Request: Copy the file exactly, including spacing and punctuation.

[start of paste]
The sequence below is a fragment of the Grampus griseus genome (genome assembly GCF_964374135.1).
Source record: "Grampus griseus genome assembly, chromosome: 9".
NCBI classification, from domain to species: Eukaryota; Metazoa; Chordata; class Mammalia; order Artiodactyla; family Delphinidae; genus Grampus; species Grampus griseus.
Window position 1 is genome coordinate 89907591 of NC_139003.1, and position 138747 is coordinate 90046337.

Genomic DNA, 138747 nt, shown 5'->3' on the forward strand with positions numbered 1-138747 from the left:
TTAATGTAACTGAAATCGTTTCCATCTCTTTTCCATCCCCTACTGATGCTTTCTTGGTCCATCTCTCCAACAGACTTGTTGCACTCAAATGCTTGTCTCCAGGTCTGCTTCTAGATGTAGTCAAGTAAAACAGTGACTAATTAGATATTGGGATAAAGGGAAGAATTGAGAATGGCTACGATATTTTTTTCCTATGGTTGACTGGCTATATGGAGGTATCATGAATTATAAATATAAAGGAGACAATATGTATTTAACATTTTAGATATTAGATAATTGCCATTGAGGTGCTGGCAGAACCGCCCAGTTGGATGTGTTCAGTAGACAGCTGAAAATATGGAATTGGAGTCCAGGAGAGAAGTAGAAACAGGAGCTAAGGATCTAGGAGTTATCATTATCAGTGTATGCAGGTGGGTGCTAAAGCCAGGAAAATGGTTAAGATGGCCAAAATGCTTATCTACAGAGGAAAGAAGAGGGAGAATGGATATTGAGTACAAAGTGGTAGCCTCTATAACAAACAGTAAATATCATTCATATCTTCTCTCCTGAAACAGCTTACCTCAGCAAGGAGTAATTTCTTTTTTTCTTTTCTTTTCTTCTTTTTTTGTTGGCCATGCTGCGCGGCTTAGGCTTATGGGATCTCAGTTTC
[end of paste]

The sequence below is a fragment of the Grampus griseus genome (genome assembly GCF_964374135.1).
Source record: "Grampus griseus genome assembly, chromosome: 9".
NCBI classification, from domain to species: Eukaryota; Metazoa; Chordata; class Mammalia; order Artiodactyla; family Delphinidae; genus Grampus; species Grampus griseus.
Window position 1 is genome coordinate 89907591 of NC_139003.1, and position 138747 is coordinate 90046337.

Genomic DNA, 138747 nt, shown 5'->3' on the forward strand with positions numbered 1-138747 from the left:
TTAATGTAACTGAAATCGTTTCCATCTCTTTTCCATCCCCTACTGATGCTTTCTTGGTCCATCTCTCCAACAGACTTGTTGCACTCAAATGCTTGTCTCCAGGTCTGCTTCTAGATGTAGTCAAGTAAAACAGTGACTAATTAGATATTGGGATAAAGGGAAGAATTGAGAATGGCTACGATATTTTTTTCCTATGGTTGACTGGCTATATGGAGGTATCATGAATTATAAATATAAAGGAGACAATATGTATTTAACATTTTAGATATTAGATAATTGCCATTGAGGTGCTGGCAGAACCGCCCAGTTGGATGTGTTCAGTAGACAGCTGAAAATATGGAATTGGAGTCCAGGAGAGAAGTAGAAACAGGAGCTAAGGATCTAGGAGTTATCATTATCAGTGTATGCAGGTGGGTGCTAAAGCCAGGAAAATGGTTAAGATGGCCAAAATGCTTATCTACAGAGGAAAGAAGAGGGAGAATGGATATTGAGTACAAAGTGGTAGCCTCTATAACAAACAGTAAATATCATTCATATCTTCTCTCCTGAAACAGCTTACCTCAGCAAGGAGTAATTTCTTTTTTTCTTTTCTTTTCTTCTTTTTTTGTTGGCCATGCTGCGCGGCTTAGGCTTATGGGATCTCAGTTTC